Washington consistently shows good patience and above-average discipline on inside runs, but on the rare occasion he bounces a run outside his acceleration almost hurts him, as he loses his blocks too quickly -- which explains why he fell below expectation in every rushing direction but through the middle (although those attempts accounted for just 26.4 percent of his carries.)
The Raiders' overall Expected Success Rate in '16 on rushing attempts was 46.2 percent, nearly identical to the NFL average of 46.3 percent. This may be surprising to some, but let’s not forget my metric is based off of Adjusted Line Yards and Team Success Rate, with the former assigning a certain amount of responsibility to the offensive line for every rush based on length, rather than being a traditional offensive line “grade.” That being said, Washington has been most successful running through the middle, which is by far his largest sample.
The Raiders were also slightly below average at blocking for targets to running backs, with an Expected Success Rate of 41.7 percent -- three percent below the league average.
While Washington may be stuck in a timeshare with Richard in the passing game, that's where some of Washington’s best work has come. He has above-average receiving ability, catching balls with his hands, adjusting well to difficult angles, and battling in tight coverage. It just shows how dynamic he can be when the Raiders target him on short, high-percentage plays where his rare athletic ability and big-play upside can shine through.
Although his power is merely average, Washington does some great things between the tackles on the shoulders of his rare athletic ability and above-average mental processing. His balance can be inconsistent, but this is one of those cases where I objectively see room for him to grow into more than just a big-play weapon.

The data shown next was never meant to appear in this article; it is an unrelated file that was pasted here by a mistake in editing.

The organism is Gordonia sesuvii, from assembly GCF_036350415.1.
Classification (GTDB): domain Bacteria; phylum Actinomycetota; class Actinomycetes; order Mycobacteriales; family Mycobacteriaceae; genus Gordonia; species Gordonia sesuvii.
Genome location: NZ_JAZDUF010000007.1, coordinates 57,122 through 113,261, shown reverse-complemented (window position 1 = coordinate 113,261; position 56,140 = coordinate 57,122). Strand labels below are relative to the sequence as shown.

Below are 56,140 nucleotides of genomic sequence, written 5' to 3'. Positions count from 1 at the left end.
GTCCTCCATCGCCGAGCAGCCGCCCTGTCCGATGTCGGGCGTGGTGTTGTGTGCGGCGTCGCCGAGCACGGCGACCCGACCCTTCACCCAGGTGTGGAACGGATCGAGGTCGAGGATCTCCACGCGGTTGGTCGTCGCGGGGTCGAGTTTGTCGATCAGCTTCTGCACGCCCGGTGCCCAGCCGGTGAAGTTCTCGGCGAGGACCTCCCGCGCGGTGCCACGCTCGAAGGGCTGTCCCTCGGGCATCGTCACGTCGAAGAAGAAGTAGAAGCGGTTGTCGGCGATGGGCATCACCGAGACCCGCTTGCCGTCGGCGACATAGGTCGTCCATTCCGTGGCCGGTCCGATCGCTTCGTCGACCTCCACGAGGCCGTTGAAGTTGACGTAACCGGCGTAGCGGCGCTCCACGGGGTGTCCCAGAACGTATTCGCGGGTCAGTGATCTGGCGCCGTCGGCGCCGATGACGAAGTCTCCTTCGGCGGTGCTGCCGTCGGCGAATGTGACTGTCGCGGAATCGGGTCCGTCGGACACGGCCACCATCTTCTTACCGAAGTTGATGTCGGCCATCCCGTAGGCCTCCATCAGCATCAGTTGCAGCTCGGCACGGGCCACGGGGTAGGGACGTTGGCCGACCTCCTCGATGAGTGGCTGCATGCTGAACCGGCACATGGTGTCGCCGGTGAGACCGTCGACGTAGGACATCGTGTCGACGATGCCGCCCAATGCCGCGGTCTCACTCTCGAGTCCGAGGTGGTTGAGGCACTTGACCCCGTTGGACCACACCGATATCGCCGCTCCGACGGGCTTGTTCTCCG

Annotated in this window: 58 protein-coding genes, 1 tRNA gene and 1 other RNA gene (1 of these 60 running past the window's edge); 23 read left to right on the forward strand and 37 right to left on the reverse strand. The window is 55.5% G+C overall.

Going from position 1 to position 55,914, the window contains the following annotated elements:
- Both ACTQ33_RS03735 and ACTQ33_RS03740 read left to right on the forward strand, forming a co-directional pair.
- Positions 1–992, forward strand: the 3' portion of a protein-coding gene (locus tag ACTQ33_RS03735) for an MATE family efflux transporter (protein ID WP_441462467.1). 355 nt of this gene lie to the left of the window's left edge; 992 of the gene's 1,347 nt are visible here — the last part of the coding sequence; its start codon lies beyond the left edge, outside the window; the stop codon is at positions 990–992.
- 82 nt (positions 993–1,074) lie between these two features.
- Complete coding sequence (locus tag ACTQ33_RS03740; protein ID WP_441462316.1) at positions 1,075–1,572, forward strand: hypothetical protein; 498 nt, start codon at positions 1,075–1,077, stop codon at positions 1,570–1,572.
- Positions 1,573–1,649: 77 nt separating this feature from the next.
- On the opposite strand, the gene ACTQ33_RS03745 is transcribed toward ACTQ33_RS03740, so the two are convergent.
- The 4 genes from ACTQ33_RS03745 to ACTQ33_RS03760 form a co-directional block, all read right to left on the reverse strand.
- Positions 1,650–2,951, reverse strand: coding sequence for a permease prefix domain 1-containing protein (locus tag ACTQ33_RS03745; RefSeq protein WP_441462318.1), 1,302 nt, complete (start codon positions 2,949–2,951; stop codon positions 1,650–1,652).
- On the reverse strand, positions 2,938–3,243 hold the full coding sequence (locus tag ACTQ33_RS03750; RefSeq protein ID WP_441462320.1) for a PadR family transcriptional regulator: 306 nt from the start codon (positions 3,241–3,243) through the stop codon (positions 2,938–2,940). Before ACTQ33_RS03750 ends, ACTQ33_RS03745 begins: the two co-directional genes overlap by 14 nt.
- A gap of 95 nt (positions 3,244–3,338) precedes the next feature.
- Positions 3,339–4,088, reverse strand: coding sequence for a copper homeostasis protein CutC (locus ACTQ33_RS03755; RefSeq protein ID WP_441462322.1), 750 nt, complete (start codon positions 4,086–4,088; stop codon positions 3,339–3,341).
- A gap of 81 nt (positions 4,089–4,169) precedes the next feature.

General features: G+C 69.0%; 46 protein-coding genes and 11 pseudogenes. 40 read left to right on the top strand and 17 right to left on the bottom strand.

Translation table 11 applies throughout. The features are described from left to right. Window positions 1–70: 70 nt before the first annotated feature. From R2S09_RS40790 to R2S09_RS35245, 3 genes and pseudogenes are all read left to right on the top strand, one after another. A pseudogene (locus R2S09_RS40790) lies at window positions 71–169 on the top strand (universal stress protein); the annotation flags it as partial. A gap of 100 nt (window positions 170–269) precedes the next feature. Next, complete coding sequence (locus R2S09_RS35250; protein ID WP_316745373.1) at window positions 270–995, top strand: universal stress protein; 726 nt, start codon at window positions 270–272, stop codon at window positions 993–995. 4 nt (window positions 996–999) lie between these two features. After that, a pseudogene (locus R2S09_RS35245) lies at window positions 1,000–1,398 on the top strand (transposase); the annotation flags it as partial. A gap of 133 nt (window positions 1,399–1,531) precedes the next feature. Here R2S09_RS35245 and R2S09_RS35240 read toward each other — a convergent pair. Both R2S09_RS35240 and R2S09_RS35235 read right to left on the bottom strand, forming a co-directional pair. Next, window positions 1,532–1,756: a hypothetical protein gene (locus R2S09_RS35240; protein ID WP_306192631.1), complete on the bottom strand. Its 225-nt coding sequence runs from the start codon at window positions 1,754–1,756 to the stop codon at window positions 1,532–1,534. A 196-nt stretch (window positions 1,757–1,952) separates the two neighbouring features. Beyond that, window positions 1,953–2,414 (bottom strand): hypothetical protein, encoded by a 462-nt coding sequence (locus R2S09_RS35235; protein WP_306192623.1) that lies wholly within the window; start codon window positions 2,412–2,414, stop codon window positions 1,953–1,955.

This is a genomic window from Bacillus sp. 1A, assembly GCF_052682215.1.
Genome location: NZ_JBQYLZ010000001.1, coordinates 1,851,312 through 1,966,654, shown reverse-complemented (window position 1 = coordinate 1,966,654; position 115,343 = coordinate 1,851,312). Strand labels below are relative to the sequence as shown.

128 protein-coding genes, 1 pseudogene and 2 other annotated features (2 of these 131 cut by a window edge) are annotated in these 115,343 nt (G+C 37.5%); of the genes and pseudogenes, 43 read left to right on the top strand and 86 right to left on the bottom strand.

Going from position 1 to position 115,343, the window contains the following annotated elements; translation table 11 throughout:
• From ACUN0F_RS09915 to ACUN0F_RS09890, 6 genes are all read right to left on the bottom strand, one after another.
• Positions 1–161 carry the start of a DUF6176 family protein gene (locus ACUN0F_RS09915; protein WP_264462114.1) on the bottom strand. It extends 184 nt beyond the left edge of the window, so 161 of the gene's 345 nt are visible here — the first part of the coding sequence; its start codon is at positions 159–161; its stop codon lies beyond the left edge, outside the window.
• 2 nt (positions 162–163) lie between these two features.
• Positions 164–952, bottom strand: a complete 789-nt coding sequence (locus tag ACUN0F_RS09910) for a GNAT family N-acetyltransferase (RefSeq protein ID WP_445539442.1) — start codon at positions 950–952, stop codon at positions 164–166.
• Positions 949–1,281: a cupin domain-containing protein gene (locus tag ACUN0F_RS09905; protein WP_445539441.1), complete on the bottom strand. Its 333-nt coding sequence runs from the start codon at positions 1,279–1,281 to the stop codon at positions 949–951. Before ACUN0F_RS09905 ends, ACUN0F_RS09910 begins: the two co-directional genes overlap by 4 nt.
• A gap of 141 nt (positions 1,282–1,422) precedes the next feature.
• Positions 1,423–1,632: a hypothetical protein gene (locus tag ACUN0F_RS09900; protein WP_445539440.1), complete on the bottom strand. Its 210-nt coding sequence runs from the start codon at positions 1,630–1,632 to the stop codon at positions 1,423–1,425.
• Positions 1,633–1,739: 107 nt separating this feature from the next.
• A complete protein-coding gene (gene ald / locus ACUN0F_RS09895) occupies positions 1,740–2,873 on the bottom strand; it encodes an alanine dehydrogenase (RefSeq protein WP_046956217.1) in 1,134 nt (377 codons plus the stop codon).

The primary reasons for my optimism are Washington's strong output in yards before and after contact, as well as his efficiency in subpar defensive situations. Despite facing eight or more in the box at a rate which ranked in the 71st percentile, Washington finished in the 84th and 86th percentile in yards before and after contact, respectively -- not to mention his Success Rate was 15.8 percent higher against eight or more in the box than against seven or fewer.
Yards per carry/target can be a stat that is highly skewed by big plays, which is why I prefer to use Success Rate. The argument against Washington’s efficiency is that it is probably due to a limited sample size being skewed by big plays, but like Spencer Ware, I believe that concern is completely alleviated because of what I saw in the open field and through contact. Like Ware, Washington made big plays happen -- they didn’t happen to him. This stuff matters when looking for a high ceiling in the late rounds of fantasy drafts.
Overall, charting Washington has provided two noteworthy takeaways: